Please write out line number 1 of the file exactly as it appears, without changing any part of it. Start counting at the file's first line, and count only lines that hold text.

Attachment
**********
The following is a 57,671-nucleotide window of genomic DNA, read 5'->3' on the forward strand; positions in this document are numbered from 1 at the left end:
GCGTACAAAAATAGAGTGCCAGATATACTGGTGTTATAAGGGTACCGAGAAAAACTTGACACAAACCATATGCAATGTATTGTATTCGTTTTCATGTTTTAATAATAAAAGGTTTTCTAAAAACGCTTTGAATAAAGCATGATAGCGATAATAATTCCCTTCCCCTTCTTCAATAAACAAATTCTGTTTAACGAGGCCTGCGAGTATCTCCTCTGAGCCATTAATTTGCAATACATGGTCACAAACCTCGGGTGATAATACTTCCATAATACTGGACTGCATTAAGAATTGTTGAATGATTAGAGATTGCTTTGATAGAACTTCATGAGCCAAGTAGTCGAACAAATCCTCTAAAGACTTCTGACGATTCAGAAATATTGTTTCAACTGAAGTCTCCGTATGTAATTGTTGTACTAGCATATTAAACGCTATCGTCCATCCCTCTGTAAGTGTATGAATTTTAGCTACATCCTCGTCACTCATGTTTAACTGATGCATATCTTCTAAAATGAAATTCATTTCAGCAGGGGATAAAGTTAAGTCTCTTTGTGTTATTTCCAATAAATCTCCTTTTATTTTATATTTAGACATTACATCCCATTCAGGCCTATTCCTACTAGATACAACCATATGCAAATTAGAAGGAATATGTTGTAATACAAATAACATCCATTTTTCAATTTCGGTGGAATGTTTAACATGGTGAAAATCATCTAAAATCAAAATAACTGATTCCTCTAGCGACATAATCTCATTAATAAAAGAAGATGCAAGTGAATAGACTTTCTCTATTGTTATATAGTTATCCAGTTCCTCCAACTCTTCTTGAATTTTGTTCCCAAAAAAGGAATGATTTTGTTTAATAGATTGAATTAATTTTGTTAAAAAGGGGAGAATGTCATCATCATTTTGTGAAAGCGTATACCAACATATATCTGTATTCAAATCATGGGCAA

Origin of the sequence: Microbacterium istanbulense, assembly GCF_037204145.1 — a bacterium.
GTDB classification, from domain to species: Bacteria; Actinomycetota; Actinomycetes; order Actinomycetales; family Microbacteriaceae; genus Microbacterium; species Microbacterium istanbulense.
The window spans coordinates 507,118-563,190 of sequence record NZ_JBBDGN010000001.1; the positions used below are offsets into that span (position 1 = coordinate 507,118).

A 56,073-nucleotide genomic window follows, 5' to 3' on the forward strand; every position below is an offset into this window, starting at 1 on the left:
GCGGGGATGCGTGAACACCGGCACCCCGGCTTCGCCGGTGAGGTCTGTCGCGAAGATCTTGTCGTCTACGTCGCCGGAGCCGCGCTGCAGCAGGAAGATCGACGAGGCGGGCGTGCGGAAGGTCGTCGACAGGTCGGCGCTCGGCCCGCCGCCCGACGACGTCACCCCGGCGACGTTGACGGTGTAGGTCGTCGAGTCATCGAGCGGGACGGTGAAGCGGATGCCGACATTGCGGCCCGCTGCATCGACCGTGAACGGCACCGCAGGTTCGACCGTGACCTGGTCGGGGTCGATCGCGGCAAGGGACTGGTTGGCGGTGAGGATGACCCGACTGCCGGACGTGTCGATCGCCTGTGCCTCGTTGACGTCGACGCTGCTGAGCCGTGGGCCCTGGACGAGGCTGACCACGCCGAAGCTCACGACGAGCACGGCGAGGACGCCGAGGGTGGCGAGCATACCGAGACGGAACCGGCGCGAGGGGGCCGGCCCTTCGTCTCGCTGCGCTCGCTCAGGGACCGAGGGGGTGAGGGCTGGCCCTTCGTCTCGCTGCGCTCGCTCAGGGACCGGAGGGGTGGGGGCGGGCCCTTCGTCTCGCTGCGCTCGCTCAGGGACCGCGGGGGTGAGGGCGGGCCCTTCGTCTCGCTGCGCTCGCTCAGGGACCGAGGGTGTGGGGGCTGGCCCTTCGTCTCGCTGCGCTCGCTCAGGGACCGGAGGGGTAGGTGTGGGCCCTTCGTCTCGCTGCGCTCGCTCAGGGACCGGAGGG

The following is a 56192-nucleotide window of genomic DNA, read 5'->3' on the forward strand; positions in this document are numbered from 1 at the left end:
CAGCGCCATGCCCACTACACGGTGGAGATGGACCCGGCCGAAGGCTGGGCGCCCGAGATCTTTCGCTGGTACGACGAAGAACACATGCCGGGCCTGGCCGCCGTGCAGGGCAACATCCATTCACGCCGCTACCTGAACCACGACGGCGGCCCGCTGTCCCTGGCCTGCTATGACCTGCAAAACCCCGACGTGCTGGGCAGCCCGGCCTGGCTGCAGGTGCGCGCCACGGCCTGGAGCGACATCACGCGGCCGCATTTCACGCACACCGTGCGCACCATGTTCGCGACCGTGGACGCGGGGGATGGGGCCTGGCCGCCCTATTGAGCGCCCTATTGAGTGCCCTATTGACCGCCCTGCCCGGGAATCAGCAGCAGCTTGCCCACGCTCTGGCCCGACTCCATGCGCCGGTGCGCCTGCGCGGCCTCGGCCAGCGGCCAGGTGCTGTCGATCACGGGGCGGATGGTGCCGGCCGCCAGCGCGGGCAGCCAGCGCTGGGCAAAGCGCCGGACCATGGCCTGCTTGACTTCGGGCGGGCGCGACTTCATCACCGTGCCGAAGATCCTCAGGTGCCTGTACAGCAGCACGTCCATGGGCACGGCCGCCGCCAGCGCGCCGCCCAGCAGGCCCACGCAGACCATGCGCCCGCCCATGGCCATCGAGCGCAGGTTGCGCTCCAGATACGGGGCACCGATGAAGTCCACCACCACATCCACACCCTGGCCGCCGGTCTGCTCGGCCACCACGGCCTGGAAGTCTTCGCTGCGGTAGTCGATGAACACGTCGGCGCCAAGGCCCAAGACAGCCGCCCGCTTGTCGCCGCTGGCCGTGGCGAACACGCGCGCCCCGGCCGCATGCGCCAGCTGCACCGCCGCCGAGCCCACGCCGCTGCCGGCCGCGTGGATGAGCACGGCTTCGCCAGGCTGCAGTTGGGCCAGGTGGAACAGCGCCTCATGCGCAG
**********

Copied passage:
The following is a 57,671-nucleotide window of genomic DNA, read 5'->3' on the forward strand; positions in this document are numbered from 1 at the left end: